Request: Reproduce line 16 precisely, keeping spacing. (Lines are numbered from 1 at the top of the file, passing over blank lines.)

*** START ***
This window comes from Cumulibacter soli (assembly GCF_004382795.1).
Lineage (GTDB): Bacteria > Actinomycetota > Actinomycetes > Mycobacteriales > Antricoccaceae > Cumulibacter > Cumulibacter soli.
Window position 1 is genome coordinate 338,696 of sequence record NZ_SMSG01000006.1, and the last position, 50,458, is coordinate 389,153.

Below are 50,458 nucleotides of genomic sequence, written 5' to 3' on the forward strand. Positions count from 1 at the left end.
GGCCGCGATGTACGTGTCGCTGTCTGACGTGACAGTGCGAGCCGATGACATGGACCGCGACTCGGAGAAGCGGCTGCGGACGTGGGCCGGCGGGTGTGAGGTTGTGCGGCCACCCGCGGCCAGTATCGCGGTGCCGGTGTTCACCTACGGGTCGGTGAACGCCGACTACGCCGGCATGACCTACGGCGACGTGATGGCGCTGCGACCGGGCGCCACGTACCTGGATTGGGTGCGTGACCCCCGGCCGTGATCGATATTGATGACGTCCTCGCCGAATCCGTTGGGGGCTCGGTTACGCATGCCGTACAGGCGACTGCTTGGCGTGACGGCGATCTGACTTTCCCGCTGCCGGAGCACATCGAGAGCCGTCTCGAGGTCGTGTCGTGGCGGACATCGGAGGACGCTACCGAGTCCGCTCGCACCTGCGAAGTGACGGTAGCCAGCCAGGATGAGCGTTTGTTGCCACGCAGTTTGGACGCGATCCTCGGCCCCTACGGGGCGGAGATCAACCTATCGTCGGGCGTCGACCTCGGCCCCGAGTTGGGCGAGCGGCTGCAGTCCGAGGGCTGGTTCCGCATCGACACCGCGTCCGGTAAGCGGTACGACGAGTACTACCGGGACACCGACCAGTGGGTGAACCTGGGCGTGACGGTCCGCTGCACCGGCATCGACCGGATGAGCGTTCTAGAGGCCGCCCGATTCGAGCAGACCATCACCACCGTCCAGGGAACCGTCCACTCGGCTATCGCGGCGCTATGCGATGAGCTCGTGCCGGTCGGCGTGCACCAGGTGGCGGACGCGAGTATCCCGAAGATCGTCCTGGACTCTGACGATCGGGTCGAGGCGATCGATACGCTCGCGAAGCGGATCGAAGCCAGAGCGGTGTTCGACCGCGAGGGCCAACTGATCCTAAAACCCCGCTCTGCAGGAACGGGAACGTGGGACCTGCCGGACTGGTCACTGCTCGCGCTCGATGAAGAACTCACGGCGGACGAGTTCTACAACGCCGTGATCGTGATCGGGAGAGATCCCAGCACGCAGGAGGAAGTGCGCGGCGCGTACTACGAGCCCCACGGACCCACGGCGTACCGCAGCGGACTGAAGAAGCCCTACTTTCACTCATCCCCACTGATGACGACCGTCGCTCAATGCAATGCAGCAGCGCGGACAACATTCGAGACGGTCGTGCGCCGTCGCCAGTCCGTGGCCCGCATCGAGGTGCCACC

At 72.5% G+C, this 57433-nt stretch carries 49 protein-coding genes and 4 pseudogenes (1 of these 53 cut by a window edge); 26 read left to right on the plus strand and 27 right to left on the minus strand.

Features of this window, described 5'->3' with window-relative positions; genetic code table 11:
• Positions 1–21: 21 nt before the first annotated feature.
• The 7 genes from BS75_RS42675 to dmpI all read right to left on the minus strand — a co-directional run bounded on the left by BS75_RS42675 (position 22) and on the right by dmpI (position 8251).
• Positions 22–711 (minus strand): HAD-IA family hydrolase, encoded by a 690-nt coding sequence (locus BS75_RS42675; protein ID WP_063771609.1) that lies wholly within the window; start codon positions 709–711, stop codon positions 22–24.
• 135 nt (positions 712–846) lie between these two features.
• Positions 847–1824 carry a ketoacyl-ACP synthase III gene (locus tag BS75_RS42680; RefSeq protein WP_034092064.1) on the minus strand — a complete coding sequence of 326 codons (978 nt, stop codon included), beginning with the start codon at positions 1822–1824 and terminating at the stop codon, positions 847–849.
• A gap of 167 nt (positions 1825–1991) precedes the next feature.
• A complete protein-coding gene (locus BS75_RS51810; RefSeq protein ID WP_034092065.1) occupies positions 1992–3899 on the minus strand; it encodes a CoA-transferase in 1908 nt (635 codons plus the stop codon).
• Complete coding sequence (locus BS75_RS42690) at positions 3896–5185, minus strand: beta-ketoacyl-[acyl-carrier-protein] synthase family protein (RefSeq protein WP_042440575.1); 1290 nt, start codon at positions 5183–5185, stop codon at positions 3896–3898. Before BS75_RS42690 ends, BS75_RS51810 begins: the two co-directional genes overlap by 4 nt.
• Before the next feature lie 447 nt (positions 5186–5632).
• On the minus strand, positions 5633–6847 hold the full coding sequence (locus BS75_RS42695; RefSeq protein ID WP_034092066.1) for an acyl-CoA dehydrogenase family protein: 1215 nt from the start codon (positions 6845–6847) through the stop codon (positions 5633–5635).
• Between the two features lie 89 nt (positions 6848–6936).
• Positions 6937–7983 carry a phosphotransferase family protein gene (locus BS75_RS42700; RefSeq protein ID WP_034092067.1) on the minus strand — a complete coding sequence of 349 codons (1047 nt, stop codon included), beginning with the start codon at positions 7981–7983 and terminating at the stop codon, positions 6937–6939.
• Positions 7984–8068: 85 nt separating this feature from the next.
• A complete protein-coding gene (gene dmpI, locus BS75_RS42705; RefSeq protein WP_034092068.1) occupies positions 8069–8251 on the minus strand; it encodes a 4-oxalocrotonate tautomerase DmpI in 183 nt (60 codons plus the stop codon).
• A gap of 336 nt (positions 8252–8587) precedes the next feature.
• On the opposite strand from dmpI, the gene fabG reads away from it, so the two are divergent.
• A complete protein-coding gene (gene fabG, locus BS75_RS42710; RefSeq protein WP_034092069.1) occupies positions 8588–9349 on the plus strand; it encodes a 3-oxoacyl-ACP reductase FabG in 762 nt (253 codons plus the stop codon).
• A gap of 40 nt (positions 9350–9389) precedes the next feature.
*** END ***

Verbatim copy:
• Before the next feature lie 447 nt (positions 5186–5632).